The Lady in Gold, by Anne-Marie O’Connor
In June 2006, The Portrait of Adele Bloch-Bauer was sold at auction at Christie’s in New York for a record 135 million dollars. The buyer of the painting was Ron Lauder, who had coveted the gold portrait of Adele for years. He needed a destination painting for his new museum in New York City called the Neue Galerie. This painting had a lot of history behind it. He was willing to pay a lot of money for it. How this gorgeous painting was created, and how it came to the United States is the subject of a fascinating book by Anne-Marie O’ Connor.
The painter was Gustav Klimt, part of a new generation of artists in the early 1900s who refused to conform to convention and were instead in the vanguard of the nascent “Art for Art’s sake” movement. The subject of the painting was Adele Bloch-Bauer, a wealthy Jewish socialite, who was also ahead of her time, being an avid suffragist, chain smoker, and salon intellectual. There were also rumors that she and Gustav were lovers although nothing has been proven. Klimt produced several portraits of Adele and often used real gold leaf which added to the allure of his work. However at the time most everyone was disgusted by the overt eroticism of Klimt’s pieces and thus they did not enjoy wide popularity.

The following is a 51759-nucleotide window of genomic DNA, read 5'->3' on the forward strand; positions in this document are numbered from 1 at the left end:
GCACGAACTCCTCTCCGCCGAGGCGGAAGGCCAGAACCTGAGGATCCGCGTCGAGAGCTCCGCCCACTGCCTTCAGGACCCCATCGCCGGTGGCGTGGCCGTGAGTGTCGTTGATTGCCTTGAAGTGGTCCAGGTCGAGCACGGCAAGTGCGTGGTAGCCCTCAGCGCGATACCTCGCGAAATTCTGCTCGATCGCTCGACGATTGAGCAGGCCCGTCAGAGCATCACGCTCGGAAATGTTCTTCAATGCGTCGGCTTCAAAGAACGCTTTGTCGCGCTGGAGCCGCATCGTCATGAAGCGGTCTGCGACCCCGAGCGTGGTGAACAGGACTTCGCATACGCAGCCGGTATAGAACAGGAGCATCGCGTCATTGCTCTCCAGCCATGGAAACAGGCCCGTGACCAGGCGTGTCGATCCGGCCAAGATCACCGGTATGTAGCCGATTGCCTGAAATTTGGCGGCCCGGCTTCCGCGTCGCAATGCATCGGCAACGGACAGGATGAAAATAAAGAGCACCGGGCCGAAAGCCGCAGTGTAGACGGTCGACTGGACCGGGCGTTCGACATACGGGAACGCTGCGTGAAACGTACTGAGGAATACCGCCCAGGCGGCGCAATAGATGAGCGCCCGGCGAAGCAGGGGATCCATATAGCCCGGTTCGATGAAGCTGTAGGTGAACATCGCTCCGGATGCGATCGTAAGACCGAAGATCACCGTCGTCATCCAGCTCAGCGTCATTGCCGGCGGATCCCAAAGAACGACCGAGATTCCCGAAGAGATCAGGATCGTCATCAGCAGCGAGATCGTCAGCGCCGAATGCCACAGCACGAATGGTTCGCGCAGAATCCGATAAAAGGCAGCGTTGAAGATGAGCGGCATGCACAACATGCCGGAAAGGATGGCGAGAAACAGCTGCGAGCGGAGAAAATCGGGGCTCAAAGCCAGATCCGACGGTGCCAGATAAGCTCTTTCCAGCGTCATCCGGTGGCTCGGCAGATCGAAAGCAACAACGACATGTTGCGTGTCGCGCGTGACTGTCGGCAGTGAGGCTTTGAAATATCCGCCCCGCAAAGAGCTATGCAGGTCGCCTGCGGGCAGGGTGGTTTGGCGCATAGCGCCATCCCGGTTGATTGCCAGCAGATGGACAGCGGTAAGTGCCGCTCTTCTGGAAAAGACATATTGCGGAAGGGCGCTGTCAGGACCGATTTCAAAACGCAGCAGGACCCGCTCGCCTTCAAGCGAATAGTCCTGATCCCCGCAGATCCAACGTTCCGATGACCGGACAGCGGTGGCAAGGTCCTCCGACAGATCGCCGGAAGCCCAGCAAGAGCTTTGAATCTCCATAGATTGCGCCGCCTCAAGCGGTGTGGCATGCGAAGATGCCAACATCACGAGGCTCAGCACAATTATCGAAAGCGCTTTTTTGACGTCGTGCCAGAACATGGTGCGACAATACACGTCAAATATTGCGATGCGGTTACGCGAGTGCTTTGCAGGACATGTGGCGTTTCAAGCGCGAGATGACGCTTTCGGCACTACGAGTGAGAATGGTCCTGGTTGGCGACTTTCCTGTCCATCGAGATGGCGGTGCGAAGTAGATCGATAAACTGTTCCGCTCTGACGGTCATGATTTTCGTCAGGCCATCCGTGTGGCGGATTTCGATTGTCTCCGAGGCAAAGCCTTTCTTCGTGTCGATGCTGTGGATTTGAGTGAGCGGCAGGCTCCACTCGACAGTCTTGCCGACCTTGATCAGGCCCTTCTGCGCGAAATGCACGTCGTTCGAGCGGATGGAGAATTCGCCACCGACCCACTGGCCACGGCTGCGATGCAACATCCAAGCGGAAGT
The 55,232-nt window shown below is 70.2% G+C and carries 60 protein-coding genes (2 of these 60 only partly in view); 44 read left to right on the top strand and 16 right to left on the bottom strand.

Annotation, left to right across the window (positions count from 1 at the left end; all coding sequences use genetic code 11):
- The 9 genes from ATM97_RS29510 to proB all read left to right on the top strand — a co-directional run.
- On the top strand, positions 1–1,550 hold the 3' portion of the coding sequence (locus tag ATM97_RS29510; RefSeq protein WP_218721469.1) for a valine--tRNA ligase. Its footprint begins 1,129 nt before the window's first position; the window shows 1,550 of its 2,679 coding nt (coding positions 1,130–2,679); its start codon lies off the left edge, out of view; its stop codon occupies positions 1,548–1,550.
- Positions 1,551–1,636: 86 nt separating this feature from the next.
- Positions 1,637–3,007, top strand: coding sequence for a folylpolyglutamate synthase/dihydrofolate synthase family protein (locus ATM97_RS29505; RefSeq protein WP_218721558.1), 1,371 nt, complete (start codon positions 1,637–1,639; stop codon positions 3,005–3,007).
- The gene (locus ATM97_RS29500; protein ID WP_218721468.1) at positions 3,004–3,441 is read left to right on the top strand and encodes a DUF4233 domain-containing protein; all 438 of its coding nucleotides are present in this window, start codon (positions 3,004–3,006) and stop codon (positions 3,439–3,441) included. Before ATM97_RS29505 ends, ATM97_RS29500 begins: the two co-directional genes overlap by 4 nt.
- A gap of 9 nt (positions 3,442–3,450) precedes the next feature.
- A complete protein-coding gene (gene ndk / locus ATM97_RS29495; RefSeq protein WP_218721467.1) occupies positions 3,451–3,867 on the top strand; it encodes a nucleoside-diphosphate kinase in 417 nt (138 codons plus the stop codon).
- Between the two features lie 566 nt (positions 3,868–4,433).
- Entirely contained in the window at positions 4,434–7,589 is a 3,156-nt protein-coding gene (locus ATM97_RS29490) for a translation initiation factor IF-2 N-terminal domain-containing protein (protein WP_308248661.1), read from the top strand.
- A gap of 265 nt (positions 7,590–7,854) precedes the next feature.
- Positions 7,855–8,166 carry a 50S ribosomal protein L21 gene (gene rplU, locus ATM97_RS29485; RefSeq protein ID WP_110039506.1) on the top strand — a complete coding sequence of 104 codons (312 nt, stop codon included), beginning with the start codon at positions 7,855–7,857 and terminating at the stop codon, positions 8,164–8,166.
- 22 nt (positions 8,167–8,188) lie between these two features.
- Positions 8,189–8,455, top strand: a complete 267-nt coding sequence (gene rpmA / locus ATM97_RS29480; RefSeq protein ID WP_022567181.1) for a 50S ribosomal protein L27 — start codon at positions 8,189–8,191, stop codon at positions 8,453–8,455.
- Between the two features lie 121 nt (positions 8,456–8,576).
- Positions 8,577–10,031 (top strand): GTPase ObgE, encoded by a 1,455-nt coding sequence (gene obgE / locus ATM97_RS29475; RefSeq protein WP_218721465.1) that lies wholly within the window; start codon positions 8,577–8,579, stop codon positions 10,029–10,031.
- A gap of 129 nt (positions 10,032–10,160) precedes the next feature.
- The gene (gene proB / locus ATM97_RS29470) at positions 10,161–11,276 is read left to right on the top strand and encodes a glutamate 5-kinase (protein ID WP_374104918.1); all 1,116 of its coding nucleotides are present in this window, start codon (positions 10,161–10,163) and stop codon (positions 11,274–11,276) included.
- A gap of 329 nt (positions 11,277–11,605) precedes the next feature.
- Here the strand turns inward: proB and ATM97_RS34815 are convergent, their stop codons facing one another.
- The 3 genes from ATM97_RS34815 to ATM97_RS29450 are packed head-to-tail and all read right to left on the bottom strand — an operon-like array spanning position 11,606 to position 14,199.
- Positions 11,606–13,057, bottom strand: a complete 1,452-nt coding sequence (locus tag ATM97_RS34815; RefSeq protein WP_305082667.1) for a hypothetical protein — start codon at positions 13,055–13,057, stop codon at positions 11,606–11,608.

The painting resided happily on the walls of the Bloch-Bauer family’s Belvedere Estate in Vienna, until the Anschluss (March 1938) when Hitler insisted that Germany and Austria be united under the Third Reich. Jews and Jewish property were fair game for the Nazis. They stole vast art collections from all the countries of Europe, but Klimt’s works were spared because “Der Fuhrer” considered modern art to be degenerate and unwholesome. However the painting was expropriated by Viennese nationals, who were not Nazis but had no love for the Jews. The name of the painting was changed to “The Lady in Gold” so as to eradicate any connection to its Jewish owners. It survived the war and ended up in a national museum.
During the last decades of the twentieth century, modern art gained in popularity and value. Most of the Viennese Jews had perished in the holocaust, but some claimants came forward and demanded restitution for their stolen property. Litigation went on for years but finally the painting was restored to its rightful owners, the heirs of Adele and her family.
“in Vienna, the impact of the Bloch-Bauer restitution rippled out of ministries and courtrooms and into cafes and dinner parties. “It was our Austrian ‘Mona Lisa’ ” lamented Werner Furnsinn, the director of the Austrian Culture Ministry’s Commission for Provenance Research.
If you like modern art and history, then this book will be perfect for you.